My daughters had their aunt and cousins from Seattle visit with us last weekend for the holidays. We were six girls living under the same roof (my husband was at home too, but this article is about the ladies). As you can imagine, there was a lot of female bonding and also a fair amount of primping and coiffing. The young girls, ages four to nine, would spend the longest time getting ready. They were experimenting with makeup (all for fun of course!), spritzing the perfume, trying on different outfits, coordinating accessories and basically preparing to make their grand entrance at any time. On occasion, emotions ran high, feelings got hurt and someone inevitably ended up in tears, but all in all it was a wonderful time together and we can’t wait for them to return soon!
Over the course of our weekend, I noticed a particular trend, a common expression that seemed to roll off the tongue of everyone that seemed to address our group. Here we were, a clique of only females and still we were being addressed as “guys!!” “Hey you guys.” “What would you guys like to order?” “Do you guys want to go swimming?” You get the point. Since when did this expression come to be acceptable when addressing members of the fairer sex? Why is it that when a group of women are altogether, they are still perpetually referred to as “guys?” I started dreaming up ways to tabulate how many times we would be addressed as guys throughout the day and fantasized about receiving a $5.00 bill for each time the word was mentioned. I imagined it wouldn’t take long for me to retire on my earnings.
Looking back, I tried to remember when I first heard the words uttered and I was reminded of an old skit from the “Electric Company” that I used to watch in the early 70’s (oops, I’m dating myself). The sketch featured Rita Moreno and Bill Cosby as grocers who were supposed to deliver bottles of milk. When they arrived at the door, there was a torn note with a half-written message that was hard to decipher. To get the attention of the people inside, Rita Moreno began to holler at the top of her lungs, “Hey you guys!” That was more than thirty years ago and the expression still lives on. Our modern day television is filled with characters constantly referring to one another as “you guys” regardless of gender.
The question remains, why hasn’t “hey you girls” or “hey girls” caught on in more social circles, especially when the conversation is geared solely towards a group of ladies, women or girls without any male presence in sight? Although the expression, “you guys” may sound more casual, I think it’s high time we incorporated a bit more formality when referring to the ladies. After all, I think we deserve it! And while we’re on the subject, how about a little refresher on the variety of social titles one might use to address a lady.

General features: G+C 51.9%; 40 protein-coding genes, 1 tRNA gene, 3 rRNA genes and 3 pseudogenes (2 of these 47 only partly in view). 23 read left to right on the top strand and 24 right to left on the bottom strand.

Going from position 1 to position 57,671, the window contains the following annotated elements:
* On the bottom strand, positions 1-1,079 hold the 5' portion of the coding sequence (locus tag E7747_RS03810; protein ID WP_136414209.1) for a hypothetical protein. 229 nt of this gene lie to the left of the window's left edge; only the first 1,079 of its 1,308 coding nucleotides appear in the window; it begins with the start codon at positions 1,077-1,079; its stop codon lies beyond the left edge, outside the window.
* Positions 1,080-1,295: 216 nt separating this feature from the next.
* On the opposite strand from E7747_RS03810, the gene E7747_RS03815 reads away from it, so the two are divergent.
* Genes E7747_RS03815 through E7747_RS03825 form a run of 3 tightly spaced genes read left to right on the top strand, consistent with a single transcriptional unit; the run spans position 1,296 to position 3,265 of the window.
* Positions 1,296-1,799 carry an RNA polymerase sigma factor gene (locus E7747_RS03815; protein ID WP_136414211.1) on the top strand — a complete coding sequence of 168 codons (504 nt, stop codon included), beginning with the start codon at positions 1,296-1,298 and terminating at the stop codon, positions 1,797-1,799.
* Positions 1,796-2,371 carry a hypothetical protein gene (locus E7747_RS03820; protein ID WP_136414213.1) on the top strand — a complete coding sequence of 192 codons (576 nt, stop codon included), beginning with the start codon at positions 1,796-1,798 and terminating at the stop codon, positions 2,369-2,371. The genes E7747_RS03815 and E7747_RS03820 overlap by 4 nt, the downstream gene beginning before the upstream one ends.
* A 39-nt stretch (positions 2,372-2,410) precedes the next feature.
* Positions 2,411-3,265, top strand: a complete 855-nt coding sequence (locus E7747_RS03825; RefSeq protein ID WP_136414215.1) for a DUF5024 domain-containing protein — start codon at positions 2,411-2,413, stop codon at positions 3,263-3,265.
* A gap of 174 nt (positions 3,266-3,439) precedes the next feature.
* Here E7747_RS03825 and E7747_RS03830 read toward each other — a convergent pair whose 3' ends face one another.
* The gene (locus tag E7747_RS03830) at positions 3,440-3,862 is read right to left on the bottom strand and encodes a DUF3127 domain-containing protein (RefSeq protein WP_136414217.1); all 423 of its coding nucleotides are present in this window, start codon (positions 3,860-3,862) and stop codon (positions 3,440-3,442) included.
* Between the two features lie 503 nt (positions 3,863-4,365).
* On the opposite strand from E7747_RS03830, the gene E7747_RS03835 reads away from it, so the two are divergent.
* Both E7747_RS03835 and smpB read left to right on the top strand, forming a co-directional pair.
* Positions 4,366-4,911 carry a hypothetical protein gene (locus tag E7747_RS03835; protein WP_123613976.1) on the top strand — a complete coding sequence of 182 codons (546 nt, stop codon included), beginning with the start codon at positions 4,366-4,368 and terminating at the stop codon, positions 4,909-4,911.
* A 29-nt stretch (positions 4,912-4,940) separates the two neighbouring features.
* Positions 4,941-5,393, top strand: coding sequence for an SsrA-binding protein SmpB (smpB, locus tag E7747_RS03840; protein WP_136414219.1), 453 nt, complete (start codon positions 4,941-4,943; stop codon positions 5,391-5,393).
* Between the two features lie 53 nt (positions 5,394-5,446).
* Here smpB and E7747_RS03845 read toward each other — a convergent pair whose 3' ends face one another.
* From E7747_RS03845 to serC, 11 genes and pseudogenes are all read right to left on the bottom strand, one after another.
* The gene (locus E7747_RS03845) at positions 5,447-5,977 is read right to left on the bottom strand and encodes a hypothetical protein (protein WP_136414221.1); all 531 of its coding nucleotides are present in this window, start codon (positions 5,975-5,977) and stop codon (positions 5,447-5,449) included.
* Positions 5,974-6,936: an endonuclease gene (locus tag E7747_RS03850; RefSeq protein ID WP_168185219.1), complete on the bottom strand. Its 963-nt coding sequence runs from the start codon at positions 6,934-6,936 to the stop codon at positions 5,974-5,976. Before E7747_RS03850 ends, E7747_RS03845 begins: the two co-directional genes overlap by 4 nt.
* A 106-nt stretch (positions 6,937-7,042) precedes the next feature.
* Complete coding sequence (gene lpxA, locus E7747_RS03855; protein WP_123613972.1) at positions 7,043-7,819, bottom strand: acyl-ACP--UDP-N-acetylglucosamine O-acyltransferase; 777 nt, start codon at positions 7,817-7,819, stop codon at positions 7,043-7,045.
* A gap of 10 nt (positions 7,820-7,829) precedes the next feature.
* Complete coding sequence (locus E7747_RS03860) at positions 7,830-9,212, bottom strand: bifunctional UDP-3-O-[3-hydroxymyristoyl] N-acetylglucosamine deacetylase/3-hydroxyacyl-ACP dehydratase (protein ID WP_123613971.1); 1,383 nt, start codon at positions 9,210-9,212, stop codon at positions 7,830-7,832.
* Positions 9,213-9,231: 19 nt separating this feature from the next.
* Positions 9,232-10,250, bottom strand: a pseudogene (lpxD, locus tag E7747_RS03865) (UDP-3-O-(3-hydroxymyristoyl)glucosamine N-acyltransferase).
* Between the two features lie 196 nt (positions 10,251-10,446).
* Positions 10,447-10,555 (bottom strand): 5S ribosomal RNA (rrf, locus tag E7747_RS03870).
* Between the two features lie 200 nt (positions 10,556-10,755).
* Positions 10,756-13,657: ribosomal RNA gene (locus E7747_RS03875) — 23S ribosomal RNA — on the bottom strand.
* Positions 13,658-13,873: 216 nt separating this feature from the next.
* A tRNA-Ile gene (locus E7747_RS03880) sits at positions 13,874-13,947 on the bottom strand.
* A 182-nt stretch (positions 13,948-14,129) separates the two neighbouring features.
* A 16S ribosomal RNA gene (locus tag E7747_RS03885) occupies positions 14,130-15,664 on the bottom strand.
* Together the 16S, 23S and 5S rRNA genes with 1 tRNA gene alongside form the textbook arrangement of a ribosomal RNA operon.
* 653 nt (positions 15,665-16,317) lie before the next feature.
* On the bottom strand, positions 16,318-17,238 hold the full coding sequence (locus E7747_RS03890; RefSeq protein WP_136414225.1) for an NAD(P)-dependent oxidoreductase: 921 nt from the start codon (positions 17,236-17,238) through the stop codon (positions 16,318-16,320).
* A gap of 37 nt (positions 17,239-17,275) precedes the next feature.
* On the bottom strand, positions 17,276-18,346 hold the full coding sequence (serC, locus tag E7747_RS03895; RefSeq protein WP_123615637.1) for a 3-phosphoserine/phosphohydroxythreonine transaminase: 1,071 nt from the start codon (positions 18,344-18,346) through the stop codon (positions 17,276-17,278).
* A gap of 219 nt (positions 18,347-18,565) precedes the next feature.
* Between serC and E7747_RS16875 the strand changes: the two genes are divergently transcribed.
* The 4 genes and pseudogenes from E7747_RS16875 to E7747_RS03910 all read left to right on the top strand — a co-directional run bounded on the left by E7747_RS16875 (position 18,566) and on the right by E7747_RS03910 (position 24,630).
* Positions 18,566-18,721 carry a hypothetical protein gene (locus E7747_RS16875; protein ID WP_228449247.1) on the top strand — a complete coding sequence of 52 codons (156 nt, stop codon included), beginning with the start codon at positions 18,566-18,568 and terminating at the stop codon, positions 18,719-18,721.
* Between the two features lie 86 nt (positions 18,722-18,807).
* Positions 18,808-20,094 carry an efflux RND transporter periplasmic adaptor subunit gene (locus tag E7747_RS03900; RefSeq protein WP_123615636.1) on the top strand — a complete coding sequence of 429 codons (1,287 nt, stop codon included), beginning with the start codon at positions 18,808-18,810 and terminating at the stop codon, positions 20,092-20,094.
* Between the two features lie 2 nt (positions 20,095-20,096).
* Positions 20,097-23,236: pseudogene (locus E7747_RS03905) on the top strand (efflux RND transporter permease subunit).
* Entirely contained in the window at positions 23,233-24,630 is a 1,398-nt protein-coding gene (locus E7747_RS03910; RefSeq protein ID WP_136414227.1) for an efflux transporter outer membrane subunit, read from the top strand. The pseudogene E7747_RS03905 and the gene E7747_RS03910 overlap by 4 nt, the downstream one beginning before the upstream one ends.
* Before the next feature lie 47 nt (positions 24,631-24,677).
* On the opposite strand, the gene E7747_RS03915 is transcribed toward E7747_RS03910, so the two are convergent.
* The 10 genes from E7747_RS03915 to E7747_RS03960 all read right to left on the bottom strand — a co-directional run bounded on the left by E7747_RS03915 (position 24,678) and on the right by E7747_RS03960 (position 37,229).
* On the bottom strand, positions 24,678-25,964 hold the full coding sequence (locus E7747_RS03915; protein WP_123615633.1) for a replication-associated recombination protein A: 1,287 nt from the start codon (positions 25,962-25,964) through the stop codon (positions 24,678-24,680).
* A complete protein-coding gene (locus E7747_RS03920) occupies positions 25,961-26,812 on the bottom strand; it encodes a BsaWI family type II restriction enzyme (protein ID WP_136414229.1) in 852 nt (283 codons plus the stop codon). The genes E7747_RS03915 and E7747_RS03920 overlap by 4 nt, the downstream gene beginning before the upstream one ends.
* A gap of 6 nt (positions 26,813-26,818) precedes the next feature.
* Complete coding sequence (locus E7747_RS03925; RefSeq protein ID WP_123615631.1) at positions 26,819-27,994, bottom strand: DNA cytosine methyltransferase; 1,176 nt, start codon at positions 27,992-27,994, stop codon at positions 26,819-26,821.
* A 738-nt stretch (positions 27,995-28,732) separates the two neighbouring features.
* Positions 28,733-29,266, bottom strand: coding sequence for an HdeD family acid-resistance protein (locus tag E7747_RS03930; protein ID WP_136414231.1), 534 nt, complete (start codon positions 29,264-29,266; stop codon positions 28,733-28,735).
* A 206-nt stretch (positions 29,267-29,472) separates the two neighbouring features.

Mrs. Traditionally, a woman’s marital status dictated her social title; therefore, the use of the title Mrs. came to be closely associated with a woman who was married. For example, a woman who was married to Mr. John Smith, became Mrs. Smith when she married and used the full name, Mrs. John Smith, in social situations. The woman would use the title Mrs. along with her first name only in the event of divorce in which case she would be referred to as Mrs. Susan Smith.
Ms. The use of the title, Ms., became popular in the early 1970’s and became an all-purpose title of address used for a woman who was single, married or using their professional name. We typically refer to this as the title to use, when in doubt.
Miss. The title Miss is still used to refer to a woman usually around the age of 15 or younger. Miss is also used as an alternative to Ms. with certain unmarried women who prefer to use the more traditional title. The dance world has also incorporated the use of the title Miss as most instructors introduce themselves using the title Miss followed by their first name and this is the way prefer their students to address them.
Ma’am. The title Ma’am was typically used in the Southeast region of the United States as a show of courtesy and respect towards another female. The term was never intended to be used with women of similar age or status. This title carries with it a certain stigma as some women find the term to label them as matronly or old and would prefer to be called the more appealing title Ms. or Miss.
Madam or Madame. This title is reserved to politely address a French woman whether she is married or unmarried. It is the equivalent of using the titles Mrs. or Ms.
Where do you stand on the use of "you guys?" Do you abuse this phrase or do you make concessions when addressing just the ladies? Share with us. We'd love to hear from you!